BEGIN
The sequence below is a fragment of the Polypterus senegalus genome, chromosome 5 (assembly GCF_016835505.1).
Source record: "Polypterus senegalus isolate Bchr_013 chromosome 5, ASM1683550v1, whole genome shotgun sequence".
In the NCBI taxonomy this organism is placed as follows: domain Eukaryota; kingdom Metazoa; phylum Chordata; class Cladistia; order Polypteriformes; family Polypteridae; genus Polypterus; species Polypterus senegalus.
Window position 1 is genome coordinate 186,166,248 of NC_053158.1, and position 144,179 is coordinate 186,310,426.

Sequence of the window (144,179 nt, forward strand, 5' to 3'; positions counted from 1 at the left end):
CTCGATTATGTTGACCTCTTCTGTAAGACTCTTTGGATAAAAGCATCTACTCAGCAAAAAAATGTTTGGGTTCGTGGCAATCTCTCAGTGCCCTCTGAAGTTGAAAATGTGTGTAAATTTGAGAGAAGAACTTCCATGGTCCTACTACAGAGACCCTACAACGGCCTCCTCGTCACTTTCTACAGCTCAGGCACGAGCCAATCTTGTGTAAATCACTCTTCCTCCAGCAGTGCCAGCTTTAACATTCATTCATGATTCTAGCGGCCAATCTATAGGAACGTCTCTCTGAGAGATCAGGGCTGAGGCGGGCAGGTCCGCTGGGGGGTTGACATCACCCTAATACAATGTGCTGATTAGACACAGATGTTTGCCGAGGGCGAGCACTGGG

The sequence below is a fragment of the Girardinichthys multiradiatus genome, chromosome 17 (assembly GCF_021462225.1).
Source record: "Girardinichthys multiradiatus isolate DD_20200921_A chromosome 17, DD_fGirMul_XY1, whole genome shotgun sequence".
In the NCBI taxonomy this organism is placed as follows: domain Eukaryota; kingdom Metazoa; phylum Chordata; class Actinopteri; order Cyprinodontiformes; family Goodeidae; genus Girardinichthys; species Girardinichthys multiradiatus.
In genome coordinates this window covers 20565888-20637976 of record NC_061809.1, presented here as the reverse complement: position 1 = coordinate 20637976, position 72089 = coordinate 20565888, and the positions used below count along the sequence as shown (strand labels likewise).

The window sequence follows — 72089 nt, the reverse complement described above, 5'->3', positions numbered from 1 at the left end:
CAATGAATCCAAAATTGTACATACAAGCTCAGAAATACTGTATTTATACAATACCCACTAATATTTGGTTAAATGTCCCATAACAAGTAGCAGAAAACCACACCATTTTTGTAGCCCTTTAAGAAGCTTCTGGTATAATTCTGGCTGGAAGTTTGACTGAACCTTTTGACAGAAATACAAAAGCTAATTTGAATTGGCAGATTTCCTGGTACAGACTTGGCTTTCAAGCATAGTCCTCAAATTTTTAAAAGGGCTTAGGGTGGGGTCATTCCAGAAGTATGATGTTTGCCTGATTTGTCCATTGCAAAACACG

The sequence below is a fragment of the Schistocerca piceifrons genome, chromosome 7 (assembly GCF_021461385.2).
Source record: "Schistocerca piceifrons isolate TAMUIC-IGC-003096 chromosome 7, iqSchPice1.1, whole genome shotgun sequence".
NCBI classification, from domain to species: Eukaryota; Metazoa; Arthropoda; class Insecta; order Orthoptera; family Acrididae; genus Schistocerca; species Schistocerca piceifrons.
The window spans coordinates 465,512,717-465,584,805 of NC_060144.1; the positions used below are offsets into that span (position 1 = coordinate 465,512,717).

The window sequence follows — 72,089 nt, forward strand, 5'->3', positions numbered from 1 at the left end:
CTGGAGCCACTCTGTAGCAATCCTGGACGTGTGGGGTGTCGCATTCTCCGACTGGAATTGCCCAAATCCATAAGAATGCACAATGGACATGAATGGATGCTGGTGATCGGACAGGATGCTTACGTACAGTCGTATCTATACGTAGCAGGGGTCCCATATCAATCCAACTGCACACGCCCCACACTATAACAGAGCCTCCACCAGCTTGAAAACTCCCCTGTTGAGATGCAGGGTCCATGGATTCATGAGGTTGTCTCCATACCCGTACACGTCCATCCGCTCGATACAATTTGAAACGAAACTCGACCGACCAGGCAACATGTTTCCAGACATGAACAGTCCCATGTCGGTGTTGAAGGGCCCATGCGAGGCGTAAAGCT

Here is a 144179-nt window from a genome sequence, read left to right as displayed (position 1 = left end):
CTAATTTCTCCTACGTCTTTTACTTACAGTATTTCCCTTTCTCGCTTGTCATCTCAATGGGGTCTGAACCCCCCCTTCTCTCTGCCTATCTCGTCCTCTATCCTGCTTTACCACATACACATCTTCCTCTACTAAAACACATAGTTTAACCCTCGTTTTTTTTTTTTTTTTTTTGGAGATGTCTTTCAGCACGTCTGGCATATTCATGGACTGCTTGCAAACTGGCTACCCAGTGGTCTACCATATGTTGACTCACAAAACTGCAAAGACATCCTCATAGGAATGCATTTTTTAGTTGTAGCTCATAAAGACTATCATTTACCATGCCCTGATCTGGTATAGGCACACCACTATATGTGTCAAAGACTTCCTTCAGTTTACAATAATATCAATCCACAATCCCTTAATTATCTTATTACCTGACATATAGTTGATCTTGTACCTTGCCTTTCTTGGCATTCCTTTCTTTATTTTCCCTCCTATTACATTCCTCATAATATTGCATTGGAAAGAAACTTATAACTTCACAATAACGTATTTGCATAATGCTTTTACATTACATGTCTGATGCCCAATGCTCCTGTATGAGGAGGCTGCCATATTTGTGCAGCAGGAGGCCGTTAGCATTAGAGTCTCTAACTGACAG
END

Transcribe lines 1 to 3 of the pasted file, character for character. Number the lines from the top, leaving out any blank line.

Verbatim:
The sequence below is a fragment of the Polypterus senegalus genome, chromosome 5 (assembly GCF_016835505.1).
Source record: "Polypterus senegalus isolate Bchr_013 chromosome 5, ASM1683550v1, whole genome shotgun sequence".
In the NCBI taxonomy this organism is placed as follows: domain Eukaryota; kingdom Metazoa; phylum Chordata; class Cladistia; order Polypteriformes; family Polypteridae; genus Polypterus; species Polypterus senegalus.